A snoring dormouse was caught cuddling her tail as it napped in a National Trust ranger’s hand at Holmwood Common, near Dorking.
Rangers from the conservation charity were looking for rare hazel dormice in the 50 nest boxes that have been placed on the Surrey common, which was once owned by William the Conqueror.
Sophie Parker, National Trust area ranger at nearby Leith Hill, discovered the female dormouse at the end of April whilst checking the boxes under the supervision of a licensed handler from the Surrey Dormouse Group. Continue reading
Hundreds of early birds will get the chance to hear the dawn chorus over the next week, as National Trust places celebrate International Dawn Chorus Day.
The global event, which takes place this Sunday, will be marked by dawn chorus walks led by rangers and expert birdwatchers at more than 20 National Trust places this month.
Among the sites where walks are planned are Cambridgeshire’s Wicken Fen, one of the UK’s oldest nature reserves and home to rare cuckoos, and Greenway, mystery writer Agatha Christie’s Devon retreat and a sanctuary for scarce farmland bird the cirl bunting.
Research suggests that listening to the dawn chorus could prove good for the mind – as well as the legs.
The University of Tampere’s Dr Eleanor Ratcliffe spent four years researching the psychological benefits of birdsong. Her PhD at University of Surrey, which discovered that listening to birdsong could relieve feelings of stress, was supported by the National Trust and Surrey Wildlife Trust.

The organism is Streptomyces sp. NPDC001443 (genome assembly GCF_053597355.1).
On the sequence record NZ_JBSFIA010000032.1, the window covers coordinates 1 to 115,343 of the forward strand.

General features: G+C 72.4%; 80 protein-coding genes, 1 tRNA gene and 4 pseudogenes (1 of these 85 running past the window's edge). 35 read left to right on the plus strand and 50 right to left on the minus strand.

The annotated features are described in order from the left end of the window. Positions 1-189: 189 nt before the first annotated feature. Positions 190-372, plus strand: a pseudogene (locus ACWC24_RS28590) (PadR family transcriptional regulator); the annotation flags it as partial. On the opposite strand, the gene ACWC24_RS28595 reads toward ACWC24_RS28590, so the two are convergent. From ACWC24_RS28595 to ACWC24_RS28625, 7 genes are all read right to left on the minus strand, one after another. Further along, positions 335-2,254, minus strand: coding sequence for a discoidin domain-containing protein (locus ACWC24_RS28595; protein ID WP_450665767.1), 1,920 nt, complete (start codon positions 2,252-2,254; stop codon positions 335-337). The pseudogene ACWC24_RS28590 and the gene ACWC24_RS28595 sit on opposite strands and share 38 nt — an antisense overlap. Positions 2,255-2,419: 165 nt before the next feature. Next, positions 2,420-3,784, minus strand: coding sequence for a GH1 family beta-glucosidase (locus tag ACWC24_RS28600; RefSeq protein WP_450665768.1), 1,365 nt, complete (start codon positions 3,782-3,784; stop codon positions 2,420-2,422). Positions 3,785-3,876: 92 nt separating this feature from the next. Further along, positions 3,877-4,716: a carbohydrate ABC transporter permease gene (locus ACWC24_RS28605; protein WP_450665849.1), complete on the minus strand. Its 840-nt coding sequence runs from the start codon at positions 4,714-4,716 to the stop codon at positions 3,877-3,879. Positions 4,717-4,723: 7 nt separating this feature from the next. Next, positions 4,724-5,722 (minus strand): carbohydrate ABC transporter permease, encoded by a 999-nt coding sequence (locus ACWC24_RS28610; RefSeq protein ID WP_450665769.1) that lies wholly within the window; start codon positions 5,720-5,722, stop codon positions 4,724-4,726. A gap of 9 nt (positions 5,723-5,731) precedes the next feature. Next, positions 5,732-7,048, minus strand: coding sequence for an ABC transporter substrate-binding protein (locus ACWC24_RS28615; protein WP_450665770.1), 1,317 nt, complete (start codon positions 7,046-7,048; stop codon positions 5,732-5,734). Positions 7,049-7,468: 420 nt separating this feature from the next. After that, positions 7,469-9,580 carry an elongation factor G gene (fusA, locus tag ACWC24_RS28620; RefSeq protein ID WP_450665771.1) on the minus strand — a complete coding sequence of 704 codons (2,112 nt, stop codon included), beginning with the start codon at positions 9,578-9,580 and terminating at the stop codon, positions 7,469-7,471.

Dr Ratcliffe said: “There’s a large body of research showing that being in nature can help people suffering from stress or mental fatigue. We now also know that natural sounds like birdsong can have similar effects.
“We found that people responded best to birdsong that is melodic, like a blackbird’s song. As for me, I’ve always thought that the wren had a beautiful voice.”
Pete Brash, an expert ecologist at the National Trust, added: “There’s no better feeling than heading out whilst it’s still dark and listening to the birds waking up around you.
“At this time of year listen out for the languid serenade of the willow warbler. If you’re lucky you might even hear a nightingale.”
A Peak District hillside that became a battleground ramblers’ right to roam is now at the centre of a new fight – as rangers battle to save one of the world’s rarest nature habitats.
This weekend walkers, campaigners and rangers celebrated the 85th anniversary of the Mass Trespass on Kinder Scout.
On 24 April, 1932, hundreds of walkers descended on the Peak District moor to draw attention to their inability to roam in the countryside. They were met by gamekeepers determined to stop them.
The trespass saw six ramblers arrested – but sparked a campaign that would eventually see law passed to allow people to walk freely over land in places like national parks.
More than 100 nestboxes have been ‘uncorked’ as Peak District rangers prepare for the return of a rare migrant bird.
Over 30 pairs of rare pied flycatchers arrive in the ancient oak woodlands at Padley Gorge, near Sheffield, from West Africa every spring.
To make sure there are enough nest boxes for the red-listed birds National Trust rangers stopper the entrance holes to 100 boxes in March to prevent blue tits and great tits from using the homes. Around 20 rangers and volunteers return in April to remove the bungs.
Rangers, volunteers and campaigners have celebrated 50 years of conservation at Formby.
The mile-long stretch of dunes and pinewoods on the Sefton coast was acquired by the National Trust in 1967, following a £20,000 fundraising appeal.
Britain is enjoying a holly blue butterfly boom as warm temperatures cause spring wildlife to flourish.
National Trust gardeners report one of the best years in decades for the holly blue butterfly, but nature experts confess that the reasons for the butterfly explosion remain a mystery.